What Are the Causes of Eyebrow Loss?

Written by cricket webber
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What Are the Causes of Eyebrow Loss?
Losing your eybrow hair can be startling. (eyebrow image by Vanessa van Rensburg from Fotolia.com)

All hair on the human body, regardless of its location, goes through periods of rest and growth. When those resting periods become less frequent, hair loss begins to outpace hair growth. It is then easier to notice patches of hair that are not replenishing as often as they once did. Eyebrows are just as susceptible as other types of hair, and the causes of eyebrow loss are similar to the causes of other types of hair loss.

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Plucking or grooming your eyebrows too often can result in thinning eyebrow hair. Once you stop overgrooming, normal eyebrow-hair growth generally returns.

Endocrine Issues

The endocrine system is the hormonal control centre of the human body. If the endocrine system is out off balance because of illness or other issues, hair growth of all types can be affected. Once you restore balance to your endocrine system, normal hair growth can resume.


Some medications, both prescription and over-the-counter, can interfere with eyebrow-hair growth. Chemotherapy and hormone-altering medications, such as birth control pills, are common culprits, as are anti-seizure medications and antidepressants. Over-the-counter medications like ibuprofen and acetaminophen can also interfere with hair growth when taken in large quantities.

Vitamins and Minerals

Taking more than the recommended dosages of some vitamins and minerals can cause hair loss. In particular, B vitamins and vitamin A interrupt hair growth in large doses. Reducing your intake of these vitamins can reverse the problem.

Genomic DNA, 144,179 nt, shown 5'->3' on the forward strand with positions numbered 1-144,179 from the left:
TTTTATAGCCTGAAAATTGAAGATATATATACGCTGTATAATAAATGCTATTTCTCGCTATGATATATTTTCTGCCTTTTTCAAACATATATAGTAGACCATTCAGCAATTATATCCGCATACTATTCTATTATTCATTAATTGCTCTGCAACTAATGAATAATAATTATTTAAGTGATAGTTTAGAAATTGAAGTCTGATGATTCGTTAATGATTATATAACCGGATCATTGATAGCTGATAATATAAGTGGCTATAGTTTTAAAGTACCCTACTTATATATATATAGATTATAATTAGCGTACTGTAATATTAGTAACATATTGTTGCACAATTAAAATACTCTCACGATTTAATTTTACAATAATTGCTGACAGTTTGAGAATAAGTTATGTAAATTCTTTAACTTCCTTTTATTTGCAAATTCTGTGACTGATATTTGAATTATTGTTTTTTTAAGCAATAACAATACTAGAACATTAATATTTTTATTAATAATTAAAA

Infections and Skin Conditions

How well your hair can grow depends on your skin health. Fungal infections, dermatitis and lice can all impede your skin's ability to allow hair through the follicles. Treating the skin condition allows normal hair growth to resume.

Autoimmune Disorders

When the body begins to see parts of itself as pathogens, it begins to attack those parts. This is the basis of autoimmune disorders like lupus, vitiligo and alopecia. All of these disorders involve complicated sets of symptoms that doctors can help you manage. Hair loss can be difficult to reverse, but your doctor may be able to offer assistance.

Heavy Metals

Heavy metal poisoning is less common than in the past because of government control of ingredients and chemicals, but it can still be an issue in some areas. Compounds like iodine, arsenic and mercury can cause hair loss when ingested in large amounts. Reversing the situation early helps to reverse hair damage.

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